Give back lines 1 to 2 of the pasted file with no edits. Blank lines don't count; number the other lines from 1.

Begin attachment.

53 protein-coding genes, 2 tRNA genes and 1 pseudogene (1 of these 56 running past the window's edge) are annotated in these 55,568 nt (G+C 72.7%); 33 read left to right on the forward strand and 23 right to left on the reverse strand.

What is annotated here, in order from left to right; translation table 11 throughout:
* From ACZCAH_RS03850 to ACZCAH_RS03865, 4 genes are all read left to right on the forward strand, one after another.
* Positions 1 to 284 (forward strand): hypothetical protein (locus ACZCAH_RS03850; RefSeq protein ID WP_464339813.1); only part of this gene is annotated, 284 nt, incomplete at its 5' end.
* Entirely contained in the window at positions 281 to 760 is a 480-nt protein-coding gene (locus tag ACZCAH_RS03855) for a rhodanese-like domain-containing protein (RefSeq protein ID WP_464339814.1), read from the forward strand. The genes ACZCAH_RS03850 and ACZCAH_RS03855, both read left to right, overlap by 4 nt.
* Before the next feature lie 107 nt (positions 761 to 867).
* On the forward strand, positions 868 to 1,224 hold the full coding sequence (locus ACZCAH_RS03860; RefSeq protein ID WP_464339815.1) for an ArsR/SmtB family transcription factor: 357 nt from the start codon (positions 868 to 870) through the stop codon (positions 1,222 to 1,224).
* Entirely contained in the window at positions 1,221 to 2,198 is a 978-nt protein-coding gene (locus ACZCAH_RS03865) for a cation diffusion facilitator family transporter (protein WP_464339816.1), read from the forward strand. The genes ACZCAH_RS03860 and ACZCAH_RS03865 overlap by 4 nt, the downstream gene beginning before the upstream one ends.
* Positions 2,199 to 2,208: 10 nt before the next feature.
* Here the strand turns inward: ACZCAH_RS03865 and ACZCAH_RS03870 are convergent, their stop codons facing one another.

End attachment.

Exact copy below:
53 protein-coding genes, 2 tRNA genes and 1 pseudogene (1 of these 56 running past the window's edge) are annotated in these 55,568 nt (G+C 72.7%); 33 read left to right on the forward strand and 23 right to left on the reverse strand.

What is annotated here, in order from left to right; translation table 11 throughout: